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Corruption Protests Continue in Turkey as Government Dismisses Investigators


Turkish citizens in Ankara, the capital, protest reported corruption by the Erdogan government

Turkish citizens in Ankara, the capital, protest reported corruption by the Erdogan government


From VOA Learning English, this is As It Is.

Welcome back. I’m Caty Weaver.

Today on the show we report on political unrest in Turkey. The country has been considered a rising European economic power, and it wants to join the European Union. But the nation’s long-time leader -- Prime Minister Recep Tayyip Erdogan -- is now battling corruption accusations that could bring down his government.

Then, we tell about a Christian church in southeastern Turkey that is helping ethnic Armenians rediscover their culture and their faith.

Turkey -- past, present and future -- on As It Is today.

Turkish Leader Battles Corruption Accusations

The Turkish government this week dismissed hundreds of police, government lawyers called prosecutors, and judges investigating reports of official corruption. Turkish Prime Minister Recep Tayyip Erdogan defended the dismissals. He has repeatedly said the corruption investigation is an attempt by judges and others in the judiciary division to overthrow his government.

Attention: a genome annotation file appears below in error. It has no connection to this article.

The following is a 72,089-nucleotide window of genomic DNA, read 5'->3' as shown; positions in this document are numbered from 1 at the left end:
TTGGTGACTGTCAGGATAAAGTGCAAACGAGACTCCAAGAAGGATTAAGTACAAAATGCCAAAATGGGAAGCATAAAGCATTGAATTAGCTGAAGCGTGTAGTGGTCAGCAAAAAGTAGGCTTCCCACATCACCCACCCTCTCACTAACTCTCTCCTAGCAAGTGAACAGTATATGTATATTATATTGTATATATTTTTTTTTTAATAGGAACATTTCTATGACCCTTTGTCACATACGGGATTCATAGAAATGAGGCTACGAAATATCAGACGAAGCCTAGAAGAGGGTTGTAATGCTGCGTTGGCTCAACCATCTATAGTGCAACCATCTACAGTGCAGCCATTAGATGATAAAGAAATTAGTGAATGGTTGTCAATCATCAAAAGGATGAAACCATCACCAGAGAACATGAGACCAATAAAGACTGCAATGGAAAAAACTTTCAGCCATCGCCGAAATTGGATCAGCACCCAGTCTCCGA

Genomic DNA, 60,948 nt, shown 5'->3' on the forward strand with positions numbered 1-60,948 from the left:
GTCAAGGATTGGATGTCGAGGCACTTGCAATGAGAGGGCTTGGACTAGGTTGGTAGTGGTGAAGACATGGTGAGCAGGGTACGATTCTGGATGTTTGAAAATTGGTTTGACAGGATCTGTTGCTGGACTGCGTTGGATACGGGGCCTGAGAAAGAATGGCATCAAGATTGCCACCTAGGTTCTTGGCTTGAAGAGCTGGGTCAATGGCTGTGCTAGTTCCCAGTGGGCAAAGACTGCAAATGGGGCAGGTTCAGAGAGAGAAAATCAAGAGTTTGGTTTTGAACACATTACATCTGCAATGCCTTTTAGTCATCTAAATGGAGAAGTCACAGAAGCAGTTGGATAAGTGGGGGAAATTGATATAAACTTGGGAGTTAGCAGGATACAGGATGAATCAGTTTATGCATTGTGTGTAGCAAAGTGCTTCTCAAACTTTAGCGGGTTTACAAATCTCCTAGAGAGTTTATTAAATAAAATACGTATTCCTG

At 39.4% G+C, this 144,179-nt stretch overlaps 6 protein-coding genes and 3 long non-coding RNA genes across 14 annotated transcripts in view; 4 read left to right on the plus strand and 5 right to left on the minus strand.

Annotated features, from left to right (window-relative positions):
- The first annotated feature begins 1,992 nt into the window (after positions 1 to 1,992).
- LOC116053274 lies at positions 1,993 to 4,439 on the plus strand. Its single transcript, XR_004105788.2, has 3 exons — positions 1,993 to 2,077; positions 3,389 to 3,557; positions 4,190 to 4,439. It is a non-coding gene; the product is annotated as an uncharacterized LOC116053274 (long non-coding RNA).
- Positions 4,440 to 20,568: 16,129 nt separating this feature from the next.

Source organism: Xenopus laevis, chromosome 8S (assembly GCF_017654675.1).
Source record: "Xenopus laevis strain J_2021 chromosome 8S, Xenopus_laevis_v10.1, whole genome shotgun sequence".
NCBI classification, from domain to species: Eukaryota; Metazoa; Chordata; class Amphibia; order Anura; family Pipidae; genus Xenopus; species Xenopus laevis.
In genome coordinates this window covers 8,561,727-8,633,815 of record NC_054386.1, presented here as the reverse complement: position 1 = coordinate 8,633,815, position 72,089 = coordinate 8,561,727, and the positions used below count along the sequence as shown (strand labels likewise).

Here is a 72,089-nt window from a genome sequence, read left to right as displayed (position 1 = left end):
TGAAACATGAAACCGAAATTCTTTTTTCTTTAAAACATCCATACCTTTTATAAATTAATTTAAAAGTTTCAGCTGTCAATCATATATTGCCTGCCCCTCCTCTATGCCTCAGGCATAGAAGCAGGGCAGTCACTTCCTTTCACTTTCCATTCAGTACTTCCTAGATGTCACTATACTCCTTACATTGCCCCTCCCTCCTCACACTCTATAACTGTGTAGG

Christopher Cruise reports.

Tens of thousands of Turks in Ankara, the capital, demonstrated against government corruption recently. Parliament has been debating a plan that would give the government more power in naming judges and prosecutors. The opposition says the move is an effort to hide a growing corruption case against the government.

Prime Minister Recep Tayyip Erdogan denied the accusation. He then accused the judiciary of attempting to overthrow the government. And he says foreign powers are to blame.

Last month, Mr. Erdogan said propaganda had been launched against the government. He said there is a group plotting against the state.

But his opponents disagree.

Gul Berna Ozcan is an expert in Turkish business and politics at the University of London.

“Corruption has actually been increasing as the economy got bigger and more affluent. The most critical part of the current government’s corruption index so to speak has to do with public procurements, municipal services, land planning, urban planning and privatization.”

Some political experts say the judicial dismissals target followers of a powerful conservative movement known as Hizmet. It was founded by Islamic opinion leader Fethulla Gulen, who is based in the United States. Ms. Ozcan says the movement is trying to change the way wealthy people and organizations act in Turkey.

“The Gulen movement has also been part of this economic reallocation -- reallocation through privatization, municipal real estate arrangements. And they perhaps have been increasingly squeezed out of these big fortunes.”

A healthy economy helped Mr. Erdogan win three elections, one after the other. The yearly average economic growth rate in Turkey was about 5.2 percent from 2000 to 2010. But Fadi Hakura, a Turkey expert at the policy research group Chatham House says the following year, growth slowed.

“Now that the pie is shrinking, each side wants to have a bigger slice of a shrinking pie, and that’s generating an enormous amount of feuding and disagreement between conservative forces in Turkey.”